In a connected age, developing and maintaining a strong professional network has become one of the key prerequisites for professional success. Unfortunately, over time, the expression “network” and the idea of making connections in order to advance in life and business began to carry negative connotations. Some people consider networking to be one-sided and based on “using” a person to get a job recommendation or for information they may have. Other people see it as nepotism. But let’s put ourselves in other people’s shoes. Imagine a business owner or CEO of a company that is just surviving and needs people to boost the company. Preferably somebody they know, they trust and that has shown skills. Who would you employ?
Networking plays a big role in our career development indeed. Career experts say that a large number of job openings are not publicly listed or advertised; some even say that this number reaches 80%. Instead, positions are filled through personal recommendations or networking. People feel very judgmental when it comes to hiring via recommendations (read nepotism). But if we go back to our CEO above, it does make sense. Wouldn’t you rather hire someone that comes recommended by a person you trust professionally, or someone you already have a closer connection to than a person that is, for you, just a couple of letters on a paper? Someone you already know will fit in with your team and whose values reflect the values of your company? That is something you cannot find out from a resume, or even an interview.
Faced with these numbers, many people feel discouraged towards even applying for a job, and often feel judgmental towards this way of hiring, thinking that the job position is already “reserved” for someone else. It probably is, but not in the way you think. It’s reserved for a person who has managed to make some sort of a deeper connection with an employer before the need for a new employee even arose. That could have easily been you.
Back to the essence of networks and connections
Networking means finding people that are equally interested in expanding their circle of friends as you are, someone you can easily relate to due to shared interests, and someone who is willing to share their opinions and experiences with others. Most of all, networking is a two-way street. It’s based on building long-term relationships with people you like and from whom you would, one day, be comfortable asking for advice, or giving one. Connections you make can help you along your career path, but can also put you in a position to be able to help others on their path.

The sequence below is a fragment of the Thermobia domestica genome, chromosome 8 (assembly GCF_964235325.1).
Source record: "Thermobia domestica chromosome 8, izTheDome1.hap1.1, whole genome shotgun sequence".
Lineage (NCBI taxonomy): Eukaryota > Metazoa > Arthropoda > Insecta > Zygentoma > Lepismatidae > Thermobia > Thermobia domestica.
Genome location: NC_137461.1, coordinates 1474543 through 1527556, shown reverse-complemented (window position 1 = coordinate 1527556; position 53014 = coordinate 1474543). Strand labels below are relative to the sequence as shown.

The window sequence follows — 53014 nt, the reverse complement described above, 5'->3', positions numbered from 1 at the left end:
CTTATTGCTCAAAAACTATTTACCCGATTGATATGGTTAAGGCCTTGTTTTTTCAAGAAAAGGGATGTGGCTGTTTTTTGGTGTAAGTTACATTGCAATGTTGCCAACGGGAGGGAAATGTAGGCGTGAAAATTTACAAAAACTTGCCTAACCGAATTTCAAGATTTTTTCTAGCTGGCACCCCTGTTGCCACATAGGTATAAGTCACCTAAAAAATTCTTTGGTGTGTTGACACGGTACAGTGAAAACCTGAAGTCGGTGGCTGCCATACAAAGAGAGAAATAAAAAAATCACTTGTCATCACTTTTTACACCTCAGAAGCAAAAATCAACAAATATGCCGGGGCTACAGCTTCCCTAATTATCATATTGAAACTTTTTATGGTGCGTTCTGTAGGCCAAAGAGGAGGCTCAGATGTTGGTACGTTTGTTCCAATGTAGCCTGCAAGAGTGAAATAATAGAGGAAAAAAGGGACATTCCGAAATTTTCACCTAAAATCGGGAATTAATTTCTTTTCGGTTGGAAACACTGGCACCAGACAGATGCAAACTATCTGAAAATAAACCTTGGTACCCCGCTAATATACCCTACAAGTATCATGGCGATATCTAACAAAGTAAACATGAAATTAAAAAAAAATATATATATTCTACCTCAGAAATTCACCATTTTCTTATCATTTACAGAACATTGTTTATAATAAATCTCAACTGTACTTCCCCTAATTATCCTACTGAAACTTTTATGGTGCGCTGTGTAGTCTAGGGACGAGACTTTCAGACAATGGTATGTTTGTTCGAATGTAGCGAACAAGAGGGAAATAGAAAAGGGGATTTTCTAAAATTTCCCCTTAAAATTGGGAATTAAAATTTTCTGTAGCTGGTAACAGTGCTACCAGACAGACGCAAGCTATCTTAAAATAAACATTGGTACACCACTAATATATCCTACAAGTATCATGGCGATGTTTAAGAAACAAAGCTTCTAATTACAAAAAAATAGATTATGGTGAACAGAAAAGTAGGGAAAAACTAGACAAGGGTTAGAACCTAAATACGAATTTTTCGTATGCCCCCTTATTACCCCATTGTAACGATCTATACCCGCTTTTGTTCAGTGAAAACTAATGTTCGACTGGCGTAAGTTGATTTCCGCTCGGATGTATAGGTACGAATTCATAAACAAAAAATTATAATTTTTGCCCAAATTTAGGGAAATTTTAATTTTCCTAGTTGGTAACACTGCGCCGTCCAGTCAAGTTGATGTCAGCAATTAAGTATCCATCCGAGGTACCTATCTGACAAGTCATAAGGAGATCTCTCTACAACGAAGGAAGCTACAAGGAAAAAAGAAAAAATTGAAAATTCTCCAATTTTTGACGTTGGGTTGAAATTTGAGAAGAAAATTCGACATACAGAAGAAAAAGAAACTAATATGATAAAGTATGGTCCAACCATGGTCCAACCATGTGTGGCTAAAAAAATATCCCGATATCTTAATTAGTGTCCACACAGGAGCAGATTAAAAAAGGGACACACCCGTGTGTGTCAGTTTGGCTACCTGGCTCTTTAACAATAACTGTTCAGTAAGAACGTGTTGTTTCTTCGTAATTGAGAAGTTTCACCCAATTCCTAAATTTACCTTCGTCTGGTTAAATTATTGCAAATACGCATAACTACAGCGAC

The value I see in networking is that it gives me the means to expand my circle of friends and make myself available for new perspectives and new ideas. There was a time when I was, unintentionally, closed off to new opportunities because I was feeling shy and awkward around other people. Like many, I considered it a skill reserved for a lucky few. Now I see that this too can be learned and improved upon. For me, networking requires being flexible and going out of my comfort zone, but at the same time, it has proven to be more than rewarding. If nothing else, it allowed me to meet people I can grab coffee with every now and then, and talk about something we feel passionate about, or just anything.
It’s your job to make yourself be seen and heard. It’s your job to build a reputation in your industry. It’s your job to create opportunities for your own development.
One way to do that is to build connections with people that will inspire you and encourage you to keep moving forward. Start thinking about your future now by actively looking for opportunities that will allow you to meet new people and get out of your comfort zone.
Take for example Spark.Me, one of the biggest tech/business conferences in the Balkans, and hundreds of people interested in technology, business and innovation that will be coming from all over the region. That is the perfect networking opportunity for you right there. Don’t miss it!